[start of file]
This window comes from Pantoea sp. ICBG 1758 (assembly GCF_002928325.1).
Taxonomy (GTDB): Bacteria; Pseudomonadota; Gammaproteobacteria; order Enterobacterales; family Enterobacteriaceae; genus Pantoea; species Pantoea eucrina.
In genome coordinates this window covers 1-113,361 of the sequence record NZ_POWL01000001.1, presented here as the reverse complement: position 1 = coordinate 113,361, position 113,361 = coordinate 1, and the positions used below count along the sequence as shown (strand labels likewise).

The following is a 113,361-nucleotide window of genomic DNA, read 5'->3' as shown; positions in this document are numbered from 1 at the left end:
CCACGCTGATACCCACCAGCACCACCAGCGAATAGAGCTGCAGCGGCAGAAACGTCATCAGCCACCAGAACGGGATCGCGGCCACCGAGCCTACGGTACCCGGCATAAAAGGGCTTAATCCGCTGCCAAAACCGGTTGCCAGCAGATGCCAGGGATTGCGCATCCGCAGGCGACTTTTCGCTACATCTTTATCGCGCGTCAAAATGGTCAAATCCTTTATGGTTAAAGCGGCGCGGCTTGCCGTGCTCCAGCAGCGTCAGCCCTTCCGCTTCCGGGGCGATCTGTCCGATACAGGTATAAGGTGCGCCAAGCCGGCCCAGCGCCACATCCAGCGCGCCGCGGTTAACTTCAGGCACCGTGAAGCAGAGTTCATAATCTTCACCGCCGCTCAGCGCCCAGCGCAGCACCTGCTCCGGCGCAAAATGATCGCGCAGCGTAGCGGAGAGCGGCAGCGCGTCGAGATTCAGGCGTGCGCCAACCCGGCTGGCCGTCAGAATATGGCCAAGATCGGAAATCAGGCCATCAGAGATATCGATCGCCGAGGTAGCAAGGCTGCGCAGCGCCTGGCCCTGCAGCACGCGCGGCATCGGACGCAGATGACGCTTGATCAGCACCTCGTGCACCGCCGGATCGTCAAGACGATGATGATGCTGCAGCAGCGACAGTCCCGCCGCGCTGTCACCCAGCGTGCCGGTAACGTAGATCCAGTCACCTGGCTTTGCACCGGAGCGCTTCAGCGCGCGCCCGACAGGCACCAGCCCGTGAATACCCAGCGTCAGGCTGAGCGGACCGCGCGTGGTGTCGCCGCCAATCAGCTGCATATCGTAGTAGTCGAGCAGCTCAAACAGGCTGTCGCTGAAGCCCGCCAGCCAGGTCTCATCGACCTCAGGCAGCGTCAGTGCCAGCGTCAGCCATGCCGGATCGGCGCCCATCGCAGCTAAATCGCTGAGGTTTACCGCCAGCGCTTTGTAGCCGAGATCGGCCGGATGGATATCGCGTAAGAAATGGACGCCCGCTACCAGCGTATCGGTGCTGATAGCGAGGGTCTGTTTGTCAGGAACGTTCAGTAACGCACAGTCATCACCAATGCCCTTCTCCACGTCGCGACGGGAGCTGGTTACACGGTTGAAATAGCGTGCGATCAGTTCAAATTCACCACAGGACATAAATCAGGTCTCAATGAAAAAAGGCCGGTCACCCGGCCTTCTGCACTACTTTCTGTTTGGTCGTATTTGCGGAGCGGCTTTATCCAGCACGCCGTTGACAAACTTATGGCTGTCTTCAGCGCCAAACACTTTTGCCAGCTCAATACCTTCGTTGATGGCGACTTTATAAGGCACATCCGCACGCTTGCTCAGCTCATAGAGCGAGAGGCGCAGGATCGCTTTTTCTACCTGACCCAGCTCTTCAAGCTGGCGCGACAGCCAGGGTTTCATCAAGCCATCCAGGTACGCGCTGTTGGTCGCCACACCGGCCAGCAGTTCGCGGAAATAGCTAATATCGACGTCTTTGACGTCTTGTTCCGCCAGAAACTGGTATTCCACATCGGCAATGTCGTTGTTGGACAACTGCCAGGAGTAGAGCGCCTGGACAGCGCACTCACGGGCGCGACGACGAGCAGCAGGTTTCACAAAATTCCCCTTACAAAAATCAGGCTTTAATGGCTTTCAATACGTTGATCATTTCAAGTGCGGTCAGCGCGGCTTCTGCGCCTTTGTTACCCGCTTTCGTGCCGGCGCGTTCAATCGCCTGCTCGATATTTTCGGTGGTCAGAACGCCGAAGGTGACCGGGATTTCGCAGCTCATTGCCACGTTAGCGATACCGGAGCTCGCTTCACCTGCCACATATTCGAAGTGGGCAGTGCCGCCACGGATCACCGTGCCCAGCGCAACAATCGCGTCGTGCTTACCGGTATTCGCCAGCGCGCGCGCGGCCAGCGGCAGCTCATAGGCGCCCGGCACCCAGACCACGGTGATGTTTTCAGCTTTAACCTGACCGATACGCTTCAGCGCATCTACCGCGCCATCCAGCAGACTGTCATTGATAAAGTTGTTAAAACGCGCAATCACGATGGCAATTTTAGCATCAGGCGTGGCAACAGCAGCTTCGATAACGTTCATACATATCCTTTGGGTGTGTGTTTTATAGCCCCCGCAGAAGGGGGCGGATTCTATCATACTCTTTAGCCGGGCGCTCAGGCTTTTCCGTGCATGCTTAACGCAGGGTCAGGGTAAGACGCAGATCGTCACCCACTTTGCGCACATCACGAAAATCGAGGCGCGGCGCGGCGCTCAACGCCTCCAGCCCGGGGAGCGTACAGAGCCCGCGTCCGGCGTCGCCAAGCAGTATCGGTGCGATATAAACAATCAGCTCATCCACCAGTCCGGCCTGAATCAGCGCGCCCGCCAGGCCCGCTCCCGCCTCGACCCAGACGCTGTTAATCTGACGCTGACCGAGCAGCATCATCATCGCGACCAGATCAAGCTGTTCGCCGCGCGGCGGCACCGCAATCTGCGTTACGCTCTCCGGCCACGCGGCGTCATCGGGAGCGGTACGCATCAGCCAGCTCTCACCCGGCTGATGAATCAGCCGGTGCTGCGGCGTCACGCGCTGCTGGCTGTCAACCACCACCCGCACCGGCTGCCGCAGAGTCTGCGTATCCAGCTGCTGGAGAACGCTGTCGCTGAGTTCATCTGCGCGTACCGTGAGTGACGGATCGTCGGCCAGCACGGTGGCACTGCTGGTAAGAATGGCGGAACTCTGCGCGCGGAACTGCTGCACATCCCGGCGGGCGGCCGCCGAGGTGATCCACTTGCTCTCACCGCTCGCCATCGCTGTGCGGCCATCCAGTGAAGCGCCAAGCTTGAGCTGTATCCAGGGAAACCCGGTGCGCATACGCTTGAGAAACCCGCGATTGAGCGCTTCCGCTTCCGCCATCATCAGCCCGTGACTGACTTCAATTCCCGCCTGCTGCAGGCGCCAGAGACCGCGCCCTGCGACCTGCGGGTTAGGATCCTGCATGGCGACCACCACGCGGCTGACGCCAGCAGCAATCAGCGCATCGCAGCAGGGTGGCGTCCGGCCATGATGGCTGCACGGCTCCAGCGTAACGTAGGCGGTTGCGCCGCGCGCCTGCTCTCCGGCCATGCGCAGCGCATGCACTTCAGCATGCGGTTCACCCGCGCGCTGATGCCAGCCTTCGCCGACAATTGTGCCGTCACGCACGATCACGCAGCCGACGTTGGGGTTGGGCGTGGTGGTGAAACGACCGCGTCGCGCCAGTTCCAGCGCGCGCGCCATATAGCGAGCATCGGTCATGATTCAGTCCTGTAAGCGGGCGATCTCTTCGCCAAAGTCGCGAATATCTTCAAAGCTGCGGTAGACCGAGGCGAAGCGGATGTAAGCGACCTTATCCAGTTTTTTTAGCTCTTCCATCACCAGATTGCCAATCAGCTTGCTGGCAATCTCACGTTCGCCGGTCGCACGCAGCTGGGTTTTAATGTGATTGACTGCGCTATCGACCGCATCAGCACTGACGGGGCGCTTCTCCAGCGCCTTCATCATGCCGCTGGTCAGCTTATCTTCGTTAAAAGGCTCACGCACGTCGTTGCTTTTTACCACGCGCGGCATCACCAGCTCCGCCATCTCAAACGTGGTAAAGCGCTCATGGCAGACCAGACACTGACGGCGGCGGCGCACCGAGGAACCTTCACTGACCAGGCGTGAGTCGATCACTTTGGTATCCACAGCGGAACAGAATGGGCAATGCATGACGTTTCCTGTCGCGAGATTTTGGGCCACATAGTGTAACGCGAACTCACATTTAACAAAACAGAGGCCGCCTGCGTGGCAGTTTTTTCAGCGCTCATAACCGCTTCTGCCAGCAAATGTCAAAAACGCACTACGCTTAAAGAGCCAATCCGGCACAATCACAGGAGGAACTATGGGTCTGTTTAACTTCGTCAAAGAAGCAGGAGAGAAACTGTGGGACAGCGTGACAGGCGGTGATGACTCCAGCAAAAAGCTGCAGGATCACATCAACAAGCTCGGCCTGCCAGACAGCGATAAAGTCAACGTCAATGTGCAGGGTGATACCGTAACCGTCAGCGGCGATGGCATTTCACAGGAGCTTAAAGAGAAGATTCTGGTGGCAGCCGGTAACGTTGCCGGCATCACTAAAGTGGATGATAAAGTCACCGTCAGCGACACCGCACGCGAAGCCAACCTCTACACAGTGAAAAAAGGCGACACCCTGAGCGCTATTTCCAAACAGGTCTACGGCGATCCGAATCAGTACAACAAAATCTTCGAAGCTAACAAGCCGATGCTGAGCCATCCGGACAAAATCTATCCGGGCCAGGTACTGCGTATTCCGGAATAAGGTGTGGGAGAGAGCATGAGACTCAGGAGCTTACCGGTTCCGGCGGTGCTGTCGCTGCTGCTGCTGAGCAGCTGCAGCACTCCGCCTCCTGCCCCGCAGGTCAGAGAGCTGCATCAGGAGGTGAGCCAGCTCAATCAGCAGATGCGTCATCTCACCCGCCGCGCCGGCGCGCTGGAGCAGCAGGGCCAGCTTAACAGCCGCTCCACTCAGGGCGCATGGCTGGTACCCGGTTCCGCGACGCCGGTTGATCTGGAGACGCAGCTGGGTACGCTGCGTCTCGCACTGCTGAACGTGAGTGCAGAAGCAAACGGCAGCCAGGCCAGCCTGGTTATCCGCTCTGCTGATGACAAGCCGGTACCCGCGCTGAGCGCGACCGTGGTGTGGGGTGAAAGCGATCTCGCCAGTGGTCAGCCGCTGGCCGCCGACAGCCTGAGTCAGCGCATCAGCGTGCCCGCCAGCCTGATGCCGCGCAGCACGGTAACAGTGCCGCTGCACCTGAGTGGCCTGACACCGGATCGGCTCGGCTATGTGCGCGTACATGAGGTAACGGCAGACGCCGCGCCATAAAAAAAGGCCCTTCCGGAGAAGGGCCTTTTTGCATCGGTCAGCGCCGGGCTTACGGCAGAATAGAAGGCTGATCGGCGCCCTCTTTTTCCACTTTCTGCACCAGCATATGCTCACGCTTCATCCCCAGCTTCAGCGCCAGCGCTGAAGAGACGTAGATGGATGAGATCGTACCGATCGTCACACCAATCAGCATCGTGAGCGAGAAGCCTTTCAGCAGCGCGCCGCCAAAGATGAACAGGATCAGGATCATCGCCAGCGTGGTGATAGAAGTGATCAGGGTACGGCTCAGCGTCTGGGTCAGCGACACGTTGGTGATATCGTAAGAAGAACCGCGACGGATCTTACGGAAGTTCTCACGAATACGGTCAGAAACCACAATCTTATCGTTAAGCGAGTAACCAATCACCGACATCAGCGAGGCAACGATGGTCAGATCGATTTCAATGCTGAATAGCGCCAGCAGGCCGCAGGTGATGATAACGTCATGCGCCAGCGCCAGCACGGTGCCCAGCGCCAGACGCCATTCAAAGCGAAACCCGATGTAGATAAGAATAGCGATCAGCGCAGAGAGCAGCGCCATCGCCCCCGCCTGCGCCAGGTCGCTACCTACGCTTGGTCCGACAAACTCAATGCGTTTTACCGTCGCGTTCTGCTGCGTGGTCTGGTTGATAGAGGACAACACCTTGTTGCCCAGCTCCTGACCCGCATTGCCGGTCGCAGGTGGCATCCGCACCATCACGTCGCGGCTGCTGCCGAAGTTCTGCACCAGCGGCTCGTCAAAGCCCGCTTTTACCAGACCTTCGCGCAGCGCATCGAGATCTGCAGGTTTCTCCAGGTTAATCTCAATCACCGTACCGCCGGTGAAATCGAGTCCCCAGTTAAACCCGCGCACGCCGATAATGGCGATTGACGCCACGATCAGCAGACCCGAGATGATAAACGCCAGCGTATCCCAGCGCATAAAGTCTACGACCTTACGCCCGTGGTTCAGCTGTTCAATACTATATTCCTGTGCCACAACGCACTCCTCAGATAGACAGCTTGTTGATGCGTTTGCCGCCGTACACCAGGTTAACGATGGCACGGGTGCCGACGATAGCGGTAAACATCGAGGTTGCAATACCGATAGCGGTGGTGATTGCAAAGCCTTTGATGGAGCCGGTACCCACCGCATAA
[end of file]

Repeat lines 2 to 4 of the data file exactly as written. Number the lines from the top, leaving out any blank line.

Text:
Taxonomy (GTDB): Bacteria; Pseudomonadota; Gammaproteobacteria; order Enterobacterales; family Enterobacteriaceae; genus Pantoea; species Pantoea eucrina.
In genome coordinates this window covers 1-113,361 of the sequence record NZ_POWL01000001.1, presented here as the reverse complement: position 1 = coordinate 113,361, position 113,361 = coordinate 1, and the positions used below count along the sequence as shown (strand labels likewise).

The following is a 113,361-nucleotide window of genomic DNA, read 5'->3' as shown; positions in this document are numbered from 1 at the left end: